G: As I have already mentioned this morning during my lecture, we have to be very much concerned about the usage of energy and resources.  The usage of materials and the material sciences become very important nowadays.  Let's take an example of thin films, by proper usage of technology we can reduce the amount of material necessary to produce thin films and save resources.  You can save a lot of material already in the structure. In many cases, like metallic films used for magnetism, the surface of the sample is most important factor for productivity, and then you don’t need a big sample, you in fact need to take only the surface, and can make your samples very thin altogether and still have the same effect as the big one - this can already increase the efficiency in the layer structure of the magnetic storage tremendously and to improve efficiency due to the layer structure.  Fabrication of this type of layer structures is carried out in many places to save scared resources.  This type of research for the efficient usage of research is subject to collaboration between many universities and research centers around the world. I live in Jülich, Germany, but I also have a Visiting Professorship in South Korea right now.  I also follow achievements of my German colleagues who really extended facilities to make samples, thin film samples, and consider this as a very positive development in research.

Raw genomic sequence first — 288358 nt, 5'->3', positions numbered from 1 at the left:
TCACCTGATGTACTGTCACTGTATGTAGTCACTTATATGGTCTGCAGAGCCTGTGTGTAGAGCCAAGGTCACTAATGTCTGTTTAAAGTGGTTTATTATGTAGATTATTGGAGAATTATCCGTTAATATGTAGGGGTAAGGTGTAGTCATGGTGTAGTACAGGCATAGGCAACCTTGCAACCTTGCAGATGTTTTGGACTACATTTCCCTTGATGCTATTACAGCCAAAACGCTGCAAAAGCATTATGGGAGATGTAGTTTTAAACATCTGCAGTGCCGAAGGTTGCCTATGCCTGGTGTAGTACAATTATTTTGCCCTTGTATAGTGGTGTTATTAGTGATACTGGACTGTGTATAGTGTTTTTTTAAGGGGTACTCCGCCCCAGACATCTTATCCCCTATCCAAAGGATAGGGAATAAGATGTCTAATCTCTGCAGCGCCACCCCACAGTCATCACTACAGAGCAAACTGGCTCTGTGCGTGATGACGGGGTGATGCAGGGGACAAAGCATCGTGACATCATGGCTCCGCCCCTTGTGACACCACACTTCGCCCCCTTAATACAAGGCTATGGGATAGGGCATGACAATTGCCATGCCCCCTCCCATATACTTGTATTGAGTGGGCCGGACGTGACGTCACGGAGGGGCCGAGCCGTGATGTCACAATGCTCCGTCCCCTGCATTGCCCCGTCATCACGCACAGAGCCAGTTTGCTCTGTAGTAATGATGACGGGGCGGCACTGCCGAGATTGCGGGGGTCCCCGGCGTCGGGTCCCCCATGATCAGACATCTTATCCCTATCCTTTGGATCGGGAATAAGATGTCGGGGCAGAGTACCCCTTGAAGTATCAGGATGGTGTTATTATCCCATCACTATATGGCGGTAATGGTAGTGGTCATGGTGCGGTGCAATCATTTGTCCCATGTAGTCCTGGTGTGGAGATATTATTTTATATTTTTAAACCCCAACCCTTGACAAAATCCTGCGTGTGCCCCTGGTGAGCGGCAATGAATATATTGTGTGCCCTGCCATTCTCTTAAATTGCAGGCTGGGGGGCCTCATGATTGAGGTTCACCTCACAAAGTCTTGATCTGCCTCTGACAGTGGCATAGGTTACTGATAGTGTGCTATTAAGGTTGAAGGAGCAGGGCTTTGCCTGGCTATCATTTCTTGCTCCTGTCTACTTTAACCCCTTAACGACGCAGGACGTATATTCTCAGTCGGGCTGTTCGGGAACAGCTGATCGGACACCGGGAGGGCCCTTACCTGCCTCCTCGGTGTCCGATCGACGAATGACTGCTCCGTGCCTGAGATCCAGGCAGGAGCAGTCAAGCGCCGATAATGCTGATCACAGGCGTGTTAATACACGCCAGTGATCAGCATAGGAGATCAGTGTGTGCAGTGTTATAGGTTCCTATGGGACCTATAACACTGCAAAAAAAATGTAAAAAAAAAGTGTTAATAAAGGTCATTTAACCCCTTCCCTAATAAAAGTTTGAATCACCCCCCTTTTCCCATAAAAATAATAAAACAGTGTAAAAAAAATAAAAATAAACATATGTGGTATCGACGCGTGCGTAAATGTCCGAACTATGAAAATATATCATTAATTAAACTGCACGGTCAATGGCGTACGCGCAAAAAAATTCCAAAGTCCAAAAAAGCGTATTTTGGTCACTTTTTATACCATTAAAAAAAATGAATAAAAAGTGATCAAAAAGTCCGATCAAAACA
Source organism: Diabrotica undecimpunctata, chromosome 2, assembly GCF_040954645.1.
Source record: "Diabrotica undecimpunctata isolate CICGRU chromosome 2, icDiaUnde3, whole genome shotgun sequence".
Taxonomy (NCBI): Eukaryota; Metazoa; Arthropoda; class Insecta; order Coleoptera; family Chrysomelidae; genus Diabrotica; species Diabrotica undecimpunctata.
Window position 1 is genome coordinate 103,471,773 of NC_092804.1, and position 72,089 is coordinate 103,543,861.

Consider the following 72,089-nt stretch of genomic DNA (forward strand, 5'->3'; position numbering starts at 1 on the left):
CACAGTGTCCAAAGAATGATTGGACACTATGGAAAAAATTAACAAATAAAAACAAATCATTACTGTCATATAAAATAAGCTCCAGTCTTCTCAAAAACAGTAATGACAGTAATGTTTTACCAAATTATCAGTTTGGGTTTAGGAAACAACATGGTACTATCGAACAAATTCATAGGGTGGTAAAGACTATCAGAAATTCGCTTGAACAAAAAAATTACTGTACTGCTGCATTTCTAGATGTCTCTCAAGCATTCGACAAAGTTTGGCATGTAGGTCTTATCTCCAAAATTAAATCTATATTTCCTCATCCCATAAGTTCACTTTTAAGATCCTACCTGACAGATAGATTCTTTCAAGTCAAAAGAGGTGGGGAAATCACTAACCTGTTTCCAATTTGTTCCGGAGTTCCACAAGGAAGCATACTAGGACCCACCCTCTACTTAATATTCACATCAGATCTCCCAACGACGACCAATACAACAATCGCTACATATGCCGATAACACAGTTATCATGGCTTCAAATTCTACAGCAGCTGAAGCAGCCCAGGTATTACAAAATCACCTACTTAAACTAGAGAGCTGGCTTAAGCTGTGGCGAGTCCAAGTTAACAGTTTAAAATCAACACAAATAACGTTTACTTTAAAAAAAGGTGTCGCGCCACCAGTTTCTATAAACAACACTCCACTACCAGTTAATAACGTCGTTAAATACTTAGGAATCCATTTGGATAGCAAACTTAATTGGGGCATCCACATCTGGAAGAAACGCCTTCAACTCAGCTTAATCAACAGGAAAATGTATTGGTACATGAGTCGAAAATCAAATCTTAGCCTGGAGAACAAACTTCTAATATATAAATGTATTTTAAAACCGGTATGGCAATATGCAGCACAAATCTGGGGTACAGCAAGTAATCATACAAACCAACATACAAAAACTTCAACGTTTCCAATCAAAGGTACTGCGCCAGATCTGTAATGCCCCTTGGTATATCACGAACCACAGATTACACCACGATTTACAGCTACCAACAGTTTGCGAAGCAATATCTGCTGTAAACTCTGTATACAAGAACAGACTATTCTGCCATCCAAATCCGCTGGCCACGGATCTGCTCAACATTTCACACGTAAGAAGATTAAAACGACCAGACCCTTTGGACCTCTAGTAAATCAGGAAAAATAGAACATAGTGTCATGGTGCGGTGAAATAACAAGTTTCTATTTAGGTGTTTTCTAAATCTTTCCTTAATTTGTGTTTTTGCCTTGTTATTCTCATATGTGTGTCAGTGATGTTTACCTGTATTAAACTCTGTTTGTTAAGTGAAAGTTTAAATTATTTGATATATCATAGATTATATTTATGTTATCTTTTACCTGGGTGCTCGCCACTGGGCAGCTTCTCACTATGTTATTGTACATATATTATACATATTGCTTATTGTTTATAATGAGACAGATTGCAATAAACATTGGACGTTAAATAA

A: Are you, as a Nobel Laureate, are interested in collaboration with the universities in the emerging economies?

G: Basically, I could advise your university on various issues, I am rather full in my activities.  Right now, I have several Visiting Professorships, one in South Korea, another position in Shandong, China, and another now coming up in Nanjing, also in China.  Also, I still have my position in Jülich more as an adviser.  So I have to be careful not to make too many promises (laughing).   Perhaps, I could visit Ukraine during one of my international trips, for example on my way to China.  I have to consider this possibility.

A: Yes, you are right, we have to do careful planning for your visit.  We are hoping that you will be able to visit Dnipropetrovs'k in the near future.  We would be delighted to welcome you to Ukraine.  Thank you for accepting our invitation. 

 

 

More information on Professor Grünberg can be found here:

http://www.nobelprize.org/nobel_prizes/physics/laureates/2007/grunberg.html

http://www.trt.thalesgroup.com/ump-cnrs-thales/nobel/cv_pgruenberg.pdf

http://en.wikipedia.org/wiki/Peter_Grünberg